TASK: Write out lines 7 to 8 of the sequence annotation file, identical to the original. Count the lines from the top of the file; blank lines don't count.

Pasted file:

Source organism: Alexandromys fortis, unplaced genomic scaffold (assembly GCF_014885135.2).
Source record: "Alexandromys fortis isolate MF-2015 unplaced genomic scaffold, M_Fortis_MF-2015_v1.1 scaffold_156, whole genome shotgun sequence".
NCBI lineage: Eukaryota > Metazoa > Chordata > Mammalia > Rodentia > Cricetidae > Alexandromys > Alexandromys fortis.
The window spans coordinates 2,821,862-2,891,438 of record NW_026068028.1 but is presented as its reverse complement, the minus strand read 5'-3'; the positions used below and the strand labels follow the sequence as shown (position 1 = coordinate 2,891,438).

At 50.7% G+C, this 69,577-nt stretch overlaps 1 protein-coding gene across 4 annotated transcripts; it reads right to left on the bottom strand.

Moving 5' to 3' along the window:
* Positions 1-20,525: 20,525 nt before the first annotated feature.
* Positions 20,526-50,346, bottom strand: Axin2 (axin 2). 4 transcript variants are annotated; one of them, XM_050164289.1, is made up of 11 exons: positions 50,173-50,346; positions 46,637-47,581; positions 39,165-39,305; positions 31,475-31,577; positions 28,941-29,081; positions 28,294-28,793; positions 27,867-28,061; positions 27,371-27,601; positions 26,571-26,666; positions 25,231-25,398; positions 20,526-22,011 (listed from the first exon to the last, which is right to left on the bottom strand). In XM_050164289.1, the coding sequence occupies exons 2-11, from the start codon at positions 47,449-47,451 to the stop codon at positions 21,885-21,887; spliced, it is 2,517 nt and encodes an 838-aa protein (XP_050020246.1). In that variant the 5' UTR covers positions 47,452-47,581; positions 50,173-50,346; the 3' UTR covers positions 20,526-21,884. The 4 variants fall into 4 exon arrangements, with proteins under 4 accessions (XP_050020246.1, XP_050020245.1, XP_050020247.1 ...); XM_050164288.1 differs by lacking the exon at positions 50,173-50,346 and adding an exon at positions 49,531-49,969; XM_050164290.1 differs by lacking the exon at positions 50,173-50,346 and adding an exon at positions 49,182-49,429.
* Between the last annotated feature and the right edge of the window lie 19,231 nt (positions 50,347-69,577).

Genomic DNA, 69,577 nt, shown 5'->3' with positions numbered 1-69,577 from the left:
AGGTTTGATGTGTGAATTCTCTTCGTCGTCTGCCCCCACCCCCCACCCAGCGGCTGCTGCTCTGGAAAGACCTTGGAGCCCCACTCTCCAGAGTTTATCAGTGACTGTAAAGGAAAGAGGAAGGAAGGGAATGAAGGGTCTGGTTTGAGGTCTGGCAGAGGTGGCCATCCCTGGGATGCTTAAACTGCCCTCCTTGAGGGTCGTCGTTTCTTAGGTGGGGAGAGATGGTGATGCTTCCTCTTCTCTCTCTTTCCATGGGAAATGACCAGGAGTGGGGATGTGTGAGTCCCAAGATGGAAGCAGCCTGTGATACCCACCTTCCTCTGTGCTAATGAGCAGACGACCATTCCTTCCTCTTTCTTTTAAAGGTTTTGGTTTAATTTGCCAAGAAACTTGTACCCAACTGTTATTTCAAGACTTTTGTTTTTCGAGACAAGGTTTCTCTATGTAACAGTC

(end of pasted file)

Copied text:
* Positions 1-20,525: 20,525 nt before the first annotated feature.
* Positions 20,526-50,346, bottom strand: Axin2 (axin 2). 4 transcript variants are annotated; one of them, XM_050164289.1, is made up of 11 exons: positions 50,173-50,346; positions 46,637-47,581; positions 39,165-39,305; positions 31,475-31,577; positions 28,941-29,081; positions 28,294-28,793; positions 27,867-28,061; positions 27,371-27,601; positions 26,571-26,666; positions 25,231-25,398; positions 20,526-22,011 (listed from the first exon to the last, which is right to left on the bottom strand). In XM_050164289.1, the coding sequence occupies exons 2-11, from the start codon at positions 47,449-47,451 to the stop codon at positions 21,885-21,887; spliced, it is 2,517 nt and encodes an 838-aa protein (XP_050020246.1). In that variant the 5' UTR covers positions 47,452-47,581; positions 50,173-50,346; the 3' UTR covers positions 20,526-21,884. The 4 variants fall into 4 exon arrangements, with proteins under 4 accessions (XP_050020246.1, XP_050020245.1, XP_050020247.1 ...); XM_050164288.1 differs by lacking the exon at positions 50,173-50,346 and adding an exon at positions 49,531-49,969; XM_050164290.1 differs by lacking the exon at positions 50,173-50,346 and adding an exon at positions 49,182-49,429.